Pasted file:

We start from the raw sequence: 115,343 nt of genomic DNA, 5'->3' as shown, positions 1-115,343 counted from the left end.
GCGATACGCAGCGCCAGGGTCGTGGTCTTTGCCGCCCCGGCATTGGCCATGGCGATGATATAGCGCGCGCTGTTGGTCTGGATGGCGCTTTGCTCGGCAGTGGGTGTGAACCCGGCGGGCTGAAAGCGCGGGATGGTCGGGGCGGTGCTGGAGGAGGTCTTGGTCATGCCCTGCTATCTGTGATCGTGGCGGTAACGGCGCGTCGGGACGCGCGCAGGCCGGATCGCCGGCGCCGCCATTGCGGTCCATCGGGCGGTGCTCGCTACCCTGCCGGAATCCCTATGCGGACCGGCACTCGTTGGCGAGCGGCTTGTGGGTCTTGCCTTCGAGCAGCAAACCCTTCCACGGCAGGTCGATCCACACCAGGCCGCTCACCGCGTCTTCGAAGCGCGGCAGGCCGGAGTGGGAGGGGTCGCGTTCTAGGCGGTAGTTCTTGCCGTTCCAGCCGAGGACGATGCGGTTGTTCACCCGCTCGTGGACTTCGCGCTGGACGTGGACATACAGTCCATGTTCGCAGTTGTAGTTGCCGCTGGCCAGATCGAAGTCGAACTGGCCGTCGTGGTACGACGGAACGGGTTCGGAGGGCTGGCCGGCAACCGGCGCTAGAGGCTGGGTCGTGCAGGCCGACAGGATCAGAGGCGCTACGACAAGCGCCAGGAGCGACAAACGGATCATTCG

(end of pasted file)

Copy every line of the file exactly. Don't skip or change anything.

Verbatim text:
We start from the raw sequence: 115,343 nt of genomic DNA, 5'->3' as shown, positions 1-115,343 counted from the left end.
GCGATACGCAGCGCCAGGGTCGTGGTCTTTGCCGCCCCGGCATTGGCCATGGCGATGATATAGCGCGCGCTGTTGGTCTGGATGGCGCTTTGCTCGGCAGTGGGTGTGAACCCGGCGGGCTGAAAGCGCGGGATGGTCGGGGCGGTGCTGGAGGAGGTCTTGGTCATGCCCTGCTATCTGTGATCGTGGCGGTAACGGCGCGTCGGGACGCGCGCAGGCCGGATCGCCGGCGCCGCCATTGCGGTCCATCGGGCGGTGCTCGCTACCCTGCCGGAATCCCTATGCGGACCGGCACTCGTTGGCGAGCGGCTTGTGGGTCTTGCCTTCGAGCAGCAAACCCTTCCACGGCAGGTCGATCCACACCAGGCCGCTCACCGCGTCTTCGAAGCGCGGCAGGCCGGAGTGGGAGGGGTCGCGTTCTAGGCGGTAGTTCTTGCCGTTCCAGCCGAGGACGATGCGGTTGTTCACCCGCTCGTGGACTTCGCGCTGGACGTGGACATACAGTCCATGTTCGCAGTTGTAGTTGCCGCTGGCCAGATCGAAGTCGAACTGGCCGTCGTGGTACGACGGAACGGGTTCGGAGGGCTGGCCGGCAACCGGCGCTAGAGGCTGGGTCGTGCAGGCCGACAGGATCAGAGGCGCTACGACAAGCGCCAGGAGCGACAAACGGATCATTCG